Idiopathic focal epilepsy (IFE) with rolandic spikes is the most common childhood epilepsy, comprising a phenotypic spectrum from rolandic epilepsy (also benign epilepsy with centrotemporal spikes, BECTS) to atypical benign partial epilepsy (ABPE), Landau-Kleffner syndrome (LKS) and epileptic encephalopathy with continuous spike and waves during slow-wave sleep (CSWS). The genetic basis is largely unknown. We detected new heterozygous mutations in GRIN2A in 27 of 359 affected individuals from 2 independent cohorts with IFE (7.5%; P = 4.83 × 10(-18), Fisher's exact test). Mutations occurred significantly more frequently in the more severe phenotypes, with mutation detection rates ranging from 12/245 (4.9%) in individuals with BECTS to 9/51 (17.6%) in individuals with CSWS (P = 0.009, Cochran-Armitage test for trend). In addition, exon-disrupting microdeletions were found in 3 of 286 individuals (1.0%; P = 0.004, Fisher's exact test). These results establish alterations of the gene encoding the NMDA receptor NR2A subunit as a major genetic risk factor for IFE.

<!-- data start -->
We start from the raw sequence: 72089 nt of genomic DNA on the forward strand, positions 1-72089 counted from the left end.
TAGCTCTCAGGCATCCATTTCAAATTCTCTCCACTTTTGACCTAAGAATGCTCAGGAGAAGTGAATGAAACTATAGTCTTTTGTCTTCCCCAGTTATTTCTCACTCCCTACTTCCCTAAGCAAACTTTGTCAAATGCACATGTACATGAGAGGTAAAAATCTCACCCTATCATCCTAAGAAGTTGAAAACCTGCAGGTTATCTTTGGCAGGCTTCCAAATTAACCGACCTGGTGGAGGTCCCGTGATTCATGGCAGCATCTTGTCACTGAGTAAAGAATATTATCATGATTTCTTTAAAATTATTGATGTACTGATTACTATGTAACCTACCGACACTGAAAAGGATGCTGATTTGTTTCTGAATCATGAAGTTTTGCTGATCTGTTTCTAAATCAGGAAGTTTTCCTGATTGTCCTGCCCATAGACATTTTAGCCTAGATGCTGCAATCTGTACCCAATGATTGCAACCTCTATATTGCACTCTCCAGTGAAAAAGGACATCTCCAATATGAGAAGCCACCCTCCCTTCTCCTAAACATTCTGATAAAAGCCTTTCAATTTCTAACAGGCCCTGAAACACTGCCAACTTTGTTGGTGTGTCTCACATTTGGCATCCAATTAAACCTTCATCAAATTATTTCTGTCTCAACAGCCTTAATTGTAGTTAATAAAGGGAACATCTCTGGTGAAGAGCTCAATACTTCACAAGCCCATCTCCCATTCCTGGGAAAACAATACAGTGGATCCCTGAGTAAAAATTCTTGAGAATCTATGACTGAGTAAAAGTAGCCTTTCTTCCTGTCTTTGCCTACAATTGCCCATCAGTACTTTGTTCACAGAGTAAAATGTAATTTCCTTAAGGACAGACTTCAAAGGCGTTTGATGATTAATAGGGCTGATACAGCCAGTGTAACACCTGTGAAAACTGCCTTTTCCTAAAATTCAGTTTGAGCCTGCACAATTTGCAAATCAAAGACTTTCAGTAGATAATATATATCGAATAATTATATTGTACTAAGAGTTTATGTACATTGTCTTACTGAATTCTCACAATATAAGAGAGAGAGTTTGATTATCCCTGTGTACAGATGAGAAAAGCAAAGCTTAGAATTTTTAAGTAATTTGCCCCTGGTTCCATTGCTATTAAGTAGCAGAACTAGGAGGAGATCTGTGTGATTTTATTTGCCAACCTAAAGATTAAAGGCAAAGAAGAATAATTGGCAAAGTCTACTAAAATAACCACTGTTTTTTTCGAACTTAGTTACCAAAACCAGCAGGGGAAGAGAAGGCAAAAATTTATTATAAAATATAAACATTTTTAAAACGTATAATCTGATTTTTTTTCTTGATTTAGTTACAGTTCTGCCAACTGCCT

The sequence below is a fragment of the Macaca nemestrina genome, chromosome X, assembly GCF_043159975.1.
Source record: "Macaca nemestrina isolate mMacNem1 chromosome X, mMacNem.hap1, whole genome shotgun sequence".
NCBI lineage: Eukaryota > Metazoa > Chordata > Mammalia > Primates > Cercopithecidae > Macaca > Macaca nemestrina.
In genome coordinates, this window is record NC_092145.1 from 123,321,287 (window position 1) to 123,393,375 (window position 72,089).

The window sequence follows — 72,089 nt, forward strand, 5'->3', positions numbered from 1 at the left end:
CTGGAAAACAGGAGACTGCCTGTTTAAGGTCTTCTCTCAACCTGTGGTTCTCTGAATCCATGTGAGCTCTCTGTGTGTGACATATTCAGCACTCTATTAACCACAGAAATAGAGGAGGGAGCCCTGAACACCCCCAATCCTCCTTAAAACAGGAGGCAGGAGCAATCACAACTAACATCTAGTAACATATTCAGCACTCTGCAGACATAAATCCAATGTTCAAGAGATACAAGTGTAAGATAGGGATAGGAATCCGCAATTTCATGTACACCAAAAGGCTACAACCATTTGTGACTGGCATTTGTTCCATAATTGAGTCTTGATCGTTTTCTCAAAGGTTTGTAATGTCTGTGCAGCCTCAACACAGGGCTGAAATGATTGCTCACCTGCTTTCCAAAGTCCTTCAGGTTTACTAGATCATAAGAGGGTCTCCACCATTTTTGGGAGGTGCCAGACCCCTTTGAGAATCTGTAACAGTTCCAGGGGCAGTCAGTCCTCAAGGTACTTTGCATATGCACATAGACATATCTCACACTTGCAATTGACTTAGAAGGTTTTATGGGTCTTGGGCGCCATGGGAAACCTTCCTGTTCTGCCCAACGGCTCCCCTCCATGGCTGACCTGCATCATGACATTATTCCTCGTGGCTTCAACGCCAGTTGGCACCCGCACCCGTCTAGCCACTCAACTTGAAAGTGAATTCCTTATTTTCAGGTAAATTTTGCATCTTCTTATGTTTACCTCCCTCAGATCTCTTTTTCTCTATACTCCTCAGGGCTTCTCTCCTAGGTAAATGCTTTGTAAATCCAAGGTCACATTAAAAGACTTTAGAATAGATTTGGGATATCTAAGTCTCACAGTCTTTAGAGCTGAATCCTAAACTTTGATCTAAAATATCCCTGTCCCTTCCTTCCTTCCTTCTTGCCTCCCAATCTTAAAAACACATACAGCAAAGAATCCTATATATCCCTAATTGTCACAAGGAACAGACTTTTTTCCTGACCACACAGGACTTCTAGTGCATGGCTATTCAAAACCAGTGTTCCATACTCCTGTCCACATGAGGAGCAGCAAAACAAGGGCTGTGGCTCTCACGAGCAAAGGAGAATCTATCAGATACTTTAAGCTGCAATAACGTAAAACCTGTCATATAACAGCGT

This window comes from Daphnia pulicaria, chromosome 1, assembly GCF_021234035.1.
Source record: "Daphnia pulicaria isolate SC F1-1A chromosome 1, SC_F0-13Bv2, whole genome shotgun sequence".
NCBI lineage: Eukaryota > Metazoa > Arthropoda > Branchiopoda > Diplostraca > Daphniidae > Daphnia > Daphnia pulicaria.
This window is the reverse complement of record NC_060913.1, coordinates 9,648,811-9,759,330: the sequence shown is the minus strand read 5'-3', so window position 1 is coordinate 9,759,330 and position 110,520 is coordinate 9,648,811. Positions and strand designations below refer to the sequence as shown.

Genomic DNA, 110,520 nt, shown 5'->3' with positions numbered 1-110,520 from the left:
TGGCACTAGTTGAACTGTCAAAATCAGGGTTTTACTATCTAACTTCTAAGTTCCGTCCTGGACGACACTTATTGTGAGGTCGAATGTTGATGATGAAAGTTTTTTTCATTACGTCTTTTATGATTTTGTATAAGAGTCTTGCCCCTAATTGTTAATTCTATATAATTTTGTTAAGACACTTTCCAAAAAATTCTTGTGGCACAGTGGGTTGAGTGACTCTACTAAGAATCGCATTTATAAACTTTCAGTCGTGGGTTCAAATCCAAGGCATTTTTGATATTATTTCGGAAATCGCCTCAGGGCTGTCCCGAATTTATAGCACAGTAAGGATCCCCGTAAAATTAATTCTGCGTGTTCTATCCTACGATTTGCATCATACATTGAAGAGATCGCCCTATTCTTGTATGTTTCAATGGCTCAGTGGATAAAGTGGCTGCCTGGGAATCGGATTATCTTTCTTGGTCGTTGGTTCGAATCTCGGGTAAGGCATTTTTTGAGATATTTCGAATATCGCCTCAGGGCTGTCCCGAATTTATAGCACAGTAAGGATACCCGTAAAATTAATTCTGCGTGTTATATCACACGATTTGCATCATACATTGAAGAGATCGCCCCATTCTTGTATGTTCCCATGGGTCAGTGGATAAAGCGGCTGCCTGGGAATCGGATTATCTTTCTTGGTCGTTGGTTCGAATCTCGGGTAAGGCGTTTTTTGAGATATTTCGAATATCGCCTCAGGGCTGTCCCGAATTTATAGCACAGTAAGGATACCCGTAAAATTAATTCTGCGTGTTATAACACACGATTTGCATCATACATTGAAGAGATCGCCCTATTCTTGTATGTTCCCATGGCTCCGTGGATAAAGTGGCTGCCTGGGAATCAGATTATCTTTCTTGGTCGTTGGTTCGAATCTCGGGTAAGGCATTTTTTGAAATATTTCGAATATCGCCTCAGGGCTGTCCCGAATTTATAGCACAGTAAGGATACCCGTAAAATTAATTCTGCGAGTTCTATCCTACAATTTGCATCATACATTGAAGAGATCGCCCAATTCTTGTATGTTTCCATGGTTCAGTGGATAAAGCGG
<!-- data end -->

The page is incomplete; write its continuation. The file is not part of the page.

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http://dx.doi.org/10.1038/ng.2728DOI Listing
September 2013

Newly-diagnosed pediatric epilepsy is associated with elevated autoantibodies to glutamic acid decarboxylase but not cardiolipin.

Epilepsy Res 2013 Jul 25;105(1-2):86-91. Epub 2013 Mar 25.

Department of Pediatrics, University of Tartu, Lunini 6, Tartu 51014, Estonia.